Maybe even write a blog post chiding them for their violation of social media etiquette.

Branding Does Need To Be A Factor

Also, there's the issue of branding, if you are trying to make a name or create a brand for yourself. I heard one agent speak about the dangers of oversharing on the Internet. When she went to one potential author's blog, she noticed a small icon in the sidebar that made her curious. She clicked on it, and it led to a site that supported mothers who'd lost a child to stillbirth. She said, frankly, it made her feel "weird" knowing that about the author, and cautioned us to never put anything political, controversial, or too personal in our blogs or social media interactions (but always to make sure to blog and interact with an authentic "voice," lol).

Debbie Downer
Debbie Downer (Photo credit: Wikipedia)
People don't want to read someone who is Debbie Downer all the time. So yes, if social media is a part of a larger public relations effort, we should always consider whether what we are writing and blogging reflects the persona we want to show the world.

While I applauded that agent's honesty, and have enjoyed conversing with her at various events - she's really nice friendly and pleasant - I also crossed her off the list of people I could ever imagine working with.

Because I do blog from time to time about the hard, painful stuff, about sexual morals, and rape, and racism, and other things that make people feel uncomfortable. This is part of my brand. (Although, hopefully, people don't feel like this blog and my other social media interactions are consistently negative in tone or mood.)

Mean Girls Nice Women All Agree, Right?

Or at least, they'd like to convince us nice women all agree. Here's the problem: the "We don't talk about that in public" agreement is a big part of what contributes to rape culture and the social isolation of people who are different. It doesn't matter whether that difference is being motherless or having an unloving mother on Mothers Day, being raped by a schoolmate and shunned by schoolmates, having a disability, being LGBT... There is a constant stream of spoken and unspoken messages to those who are different which say that if you speak out or write about it "too much," it's like you are stealing the other kid's balloon and popping it out of spite. Why can't you pretend to be like everyone else?

I'm sure that the author of that post would claim that it's not that she's telling people to be silent; just not to make such a fuss on those days when everyone else in the world (or so it seems) is celebrating.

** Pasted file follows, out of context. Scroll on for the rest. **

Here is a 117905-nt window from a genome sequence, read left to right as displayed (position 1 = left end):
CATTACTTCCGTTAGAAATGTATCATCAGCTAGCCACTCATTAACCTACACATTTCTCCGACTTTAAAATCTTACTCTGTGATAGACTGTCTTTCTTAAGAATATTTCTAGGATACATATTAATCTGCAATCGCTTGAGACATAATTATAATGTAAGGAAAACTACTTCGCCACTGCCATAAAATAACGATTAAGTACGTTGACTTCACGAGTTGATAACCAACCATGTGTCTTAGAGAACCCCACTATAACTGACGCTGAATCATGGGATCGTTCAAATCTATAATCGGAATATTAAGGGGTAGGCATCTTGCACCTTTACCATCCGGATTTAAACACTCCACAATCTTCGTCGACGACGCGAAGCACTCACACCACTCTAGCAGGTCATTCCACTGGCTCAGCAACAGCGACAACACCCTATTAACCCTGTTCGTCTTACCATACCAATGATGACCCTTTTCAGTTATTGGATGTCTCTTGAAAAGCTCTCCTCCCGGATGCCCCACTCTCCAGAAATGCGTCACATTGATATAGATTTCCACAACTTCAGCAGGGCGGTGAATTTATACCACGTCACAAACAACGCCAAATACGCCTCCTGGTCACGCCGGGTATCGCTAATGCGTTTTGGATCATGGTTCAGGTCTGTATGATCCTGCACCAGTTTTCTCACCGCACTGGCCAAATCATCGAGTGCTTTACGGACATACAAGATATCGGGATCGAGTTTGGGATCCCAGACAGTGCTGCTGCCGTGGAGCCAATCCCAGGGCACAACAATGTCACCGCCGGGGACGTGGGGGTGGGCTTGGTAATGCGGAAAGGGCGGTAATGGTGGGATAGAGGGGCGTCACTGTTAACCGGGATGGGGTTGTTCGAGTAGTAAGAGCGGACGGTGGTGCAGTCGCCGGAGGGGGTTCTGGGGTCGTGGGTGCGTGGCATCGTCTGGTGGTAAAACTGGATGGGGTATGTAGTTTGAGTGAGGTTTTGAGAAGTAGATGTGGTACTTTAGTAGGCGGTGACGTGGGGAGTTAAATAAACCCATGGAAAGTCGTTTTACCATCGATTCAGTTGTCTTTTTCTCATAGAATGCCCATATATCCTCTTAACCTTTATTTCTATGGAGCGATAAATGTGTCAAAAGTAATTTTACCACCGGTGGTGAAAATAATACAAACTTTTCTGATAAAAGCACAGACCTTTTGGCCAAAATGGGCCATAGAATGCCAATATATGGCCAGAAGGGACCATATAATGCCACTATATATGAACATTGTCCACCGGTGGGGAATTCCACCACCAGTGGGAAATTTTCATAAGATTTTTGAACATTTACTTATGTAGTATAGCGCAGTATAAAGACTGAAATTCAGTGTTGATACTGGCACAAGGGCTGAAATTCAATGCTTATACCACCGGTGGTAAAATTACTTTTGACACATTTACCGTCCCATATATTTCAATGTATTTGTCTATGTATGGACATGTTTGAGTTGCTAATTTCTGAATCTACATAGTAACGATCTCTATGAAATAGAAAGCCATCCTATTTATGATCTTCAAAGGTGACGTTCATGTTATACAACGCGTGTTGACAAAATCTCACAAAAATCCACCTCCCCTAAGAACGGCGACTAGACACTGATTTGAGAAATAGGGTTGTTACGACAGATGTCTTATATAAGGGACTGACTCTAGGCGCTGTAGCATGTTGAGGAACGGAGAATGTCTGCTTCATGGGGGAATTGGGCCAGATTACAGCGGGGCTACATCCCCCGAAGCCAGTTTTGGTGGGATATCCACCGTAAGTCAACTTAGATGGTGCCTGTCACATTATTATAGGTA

Unfortunately, those are often the days those in pain most need to reach out to their own social networks for support.

I don't, mostly, post the gory intimate details of my personal life on FaceBook, but I know people who do. My sister, for one, is garnering a great deal of strength and support from posting about her thoughts and feelings as she battles cancer, and, in past months, as she fought (unsuccessfully) for her husband's life. Somebody should tell her to check a calendar before she posts, because it's not "nice" to "make" people who are celebrating Mothers Day feel a twinge of discomfort?

I. Don't. Think. So.

Differences Can Separate, But Can Also Bring Together

FaceBook and other social media are supposed to be ways that connect people. It can be absolutely empowering to meet and interact with other people, even from a distance, who share something unusual: maybe it's a love of stamp-collecting, maybe it's being left-handed in a right handed world. Maybe it's grieving a loved one from an atheistic or agnostic religious viewpoint (there's a great FaceBook group for that, Grief Beyond Belief).

Sometimes you have friends who share a common wound that you don't even realize, until one of you shares something about it on, yep, social media.

My Feelings Are My Business; Your Feelings Are Your Business

I know, I know, many people pride themselves on empathy. That they can't help feeling other people's pain, and maybe that's where the conspiracy of STFU comes from. I used to feel that way, too.

But as I am learning, that's not a healthy way to live. Empathy is good, but a healthy way to have empathy is to be touched by and understanding of someone else's pain, not to be drowning in it.  That's enmeshment.

It's not healthy to get in a swivet about other people's expressions of grief or joy or fear or whatever, or to try to control where or how they express their emotions because you feel uncomfortable with them.

We're All In This Together

Today, all kinds of things happened: somebody's baby died, somebody got the news their house was destroyed by fire, somebody else got married or promoted or won the lottery. Somehow, we have to learn to live with the tragedies and triumphs of other people, all the time.

One of the wonderful things my local RWA chapter does is we celebrate successes and failures at our monthly meeting. You get applause and small tokens for good news - an agent signs you, you finish a manuscript, you get a book contract; and you get applause, sympathy and a chocolate truffle for rejection, because those, too, are part of the writing journey.

If being "nice" means telling other people they shouldn't express their pain or joy or whatever on FaceBook, because it would spoil my mood, then I hope I'm never a nice person.

Do you resent when people share painful things when you're in a happy mood?
Do you agree that people should censor themselves on social media during "special" days?
Your thoughts?
Enhanced by Zemanta